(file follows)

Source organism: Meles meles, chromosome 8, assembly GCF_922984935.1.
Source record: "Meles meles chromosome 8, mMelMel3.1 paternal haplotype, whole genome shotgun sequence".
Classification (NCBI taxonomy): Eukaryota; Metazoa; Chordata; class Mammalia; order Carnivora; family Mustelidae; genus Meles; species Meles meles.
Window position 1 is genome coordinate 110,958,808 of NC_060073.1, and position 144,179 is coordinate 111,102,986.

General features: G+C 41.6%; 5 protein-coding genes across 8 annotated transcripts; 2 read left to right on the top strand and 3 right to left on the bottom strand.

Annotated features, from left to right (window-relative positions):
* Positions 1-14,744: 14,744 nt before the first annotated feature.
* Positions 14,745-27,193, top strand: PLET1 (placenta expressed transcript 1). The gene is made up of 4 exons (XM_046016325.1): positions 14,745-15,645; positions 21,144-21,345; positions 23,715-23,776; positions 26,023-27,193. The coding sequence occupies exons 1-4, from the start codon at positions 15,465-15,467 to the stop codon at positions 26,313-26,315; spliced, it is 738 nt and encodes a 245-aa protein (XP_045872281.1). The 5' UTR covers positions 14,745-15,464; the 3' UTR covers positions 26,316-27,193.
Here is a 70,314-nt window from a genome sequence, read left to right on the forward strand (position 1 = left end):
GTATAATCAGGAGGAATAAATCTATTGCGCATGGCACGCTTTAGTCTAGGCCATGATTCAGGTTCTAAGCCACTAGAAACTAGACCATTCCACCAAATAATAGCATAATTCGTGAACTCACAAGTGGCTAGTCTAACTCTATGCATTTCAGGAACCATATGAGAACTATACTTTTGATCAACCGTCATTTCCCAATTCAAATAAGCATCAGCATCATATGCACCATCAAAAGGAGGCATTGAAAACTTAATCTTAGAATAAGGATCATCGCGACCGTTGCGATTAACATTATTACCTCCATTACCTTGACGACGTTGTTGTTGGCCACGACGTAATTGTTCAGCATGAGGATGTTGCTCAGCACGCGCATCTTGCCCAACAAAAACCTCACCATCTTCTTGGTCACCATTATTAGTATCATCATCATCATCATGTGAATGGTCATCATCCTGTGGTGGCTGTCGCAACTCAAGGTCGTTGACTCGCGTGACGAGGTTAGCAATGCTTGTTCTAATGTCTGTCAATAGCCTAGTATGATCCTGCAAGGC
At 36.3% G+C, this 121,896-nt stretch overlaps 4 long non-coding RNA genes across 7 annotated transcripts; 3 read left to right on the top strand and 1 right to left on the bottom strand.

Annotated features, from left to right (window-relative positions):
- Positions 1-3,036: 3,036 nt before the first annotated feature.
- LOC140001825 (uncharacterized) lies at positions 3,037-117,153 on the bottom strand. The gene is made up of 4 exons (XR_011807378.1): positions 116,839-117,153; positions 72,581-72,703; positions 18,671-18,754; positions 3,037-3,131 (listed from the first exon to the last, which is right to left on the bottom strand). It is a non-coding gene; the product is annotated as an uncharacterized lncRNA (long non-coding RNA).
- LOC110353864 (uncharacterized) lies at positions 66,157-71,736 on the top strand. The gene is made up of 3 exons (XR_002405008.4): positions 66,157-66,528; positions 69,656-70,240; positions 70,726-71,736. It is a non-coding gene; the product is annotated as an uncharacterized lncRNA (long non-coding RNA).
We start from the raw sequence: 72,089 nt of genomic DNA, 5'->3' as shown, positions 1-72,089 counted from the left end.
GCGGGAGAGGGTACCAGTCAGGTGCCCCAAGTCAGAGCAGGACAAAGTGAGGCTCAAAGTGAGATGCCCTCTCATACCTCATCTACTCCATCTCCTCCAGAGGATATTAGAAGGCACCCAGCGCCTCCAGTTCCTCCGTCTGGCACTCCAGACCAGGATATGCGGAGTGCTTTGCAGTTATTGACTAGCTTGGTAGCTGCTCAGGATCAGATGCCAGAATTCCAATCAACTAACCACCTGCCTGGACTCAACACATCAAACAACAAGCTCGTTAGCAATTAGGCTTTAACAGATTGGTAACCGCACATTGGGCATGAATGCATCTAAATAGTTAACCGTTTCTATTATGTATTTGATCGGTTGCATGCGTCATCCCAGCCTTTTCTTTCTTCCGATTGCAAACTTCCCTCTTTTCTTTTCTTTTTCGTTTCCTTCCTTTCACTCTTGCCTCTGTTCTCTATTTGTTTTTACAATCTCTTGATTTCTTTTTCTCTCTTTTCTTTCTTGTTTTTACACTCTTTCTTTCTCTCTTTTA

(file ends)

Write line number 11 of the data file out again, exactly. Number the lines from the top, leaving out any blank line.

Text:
At 36.3% G+C, this 121,896-nt stretch overlaps 4 long non-coding RNA genes across 7 annotated transcripts; 3 read left to right on the top strand and 1 right to left on the bottom strand.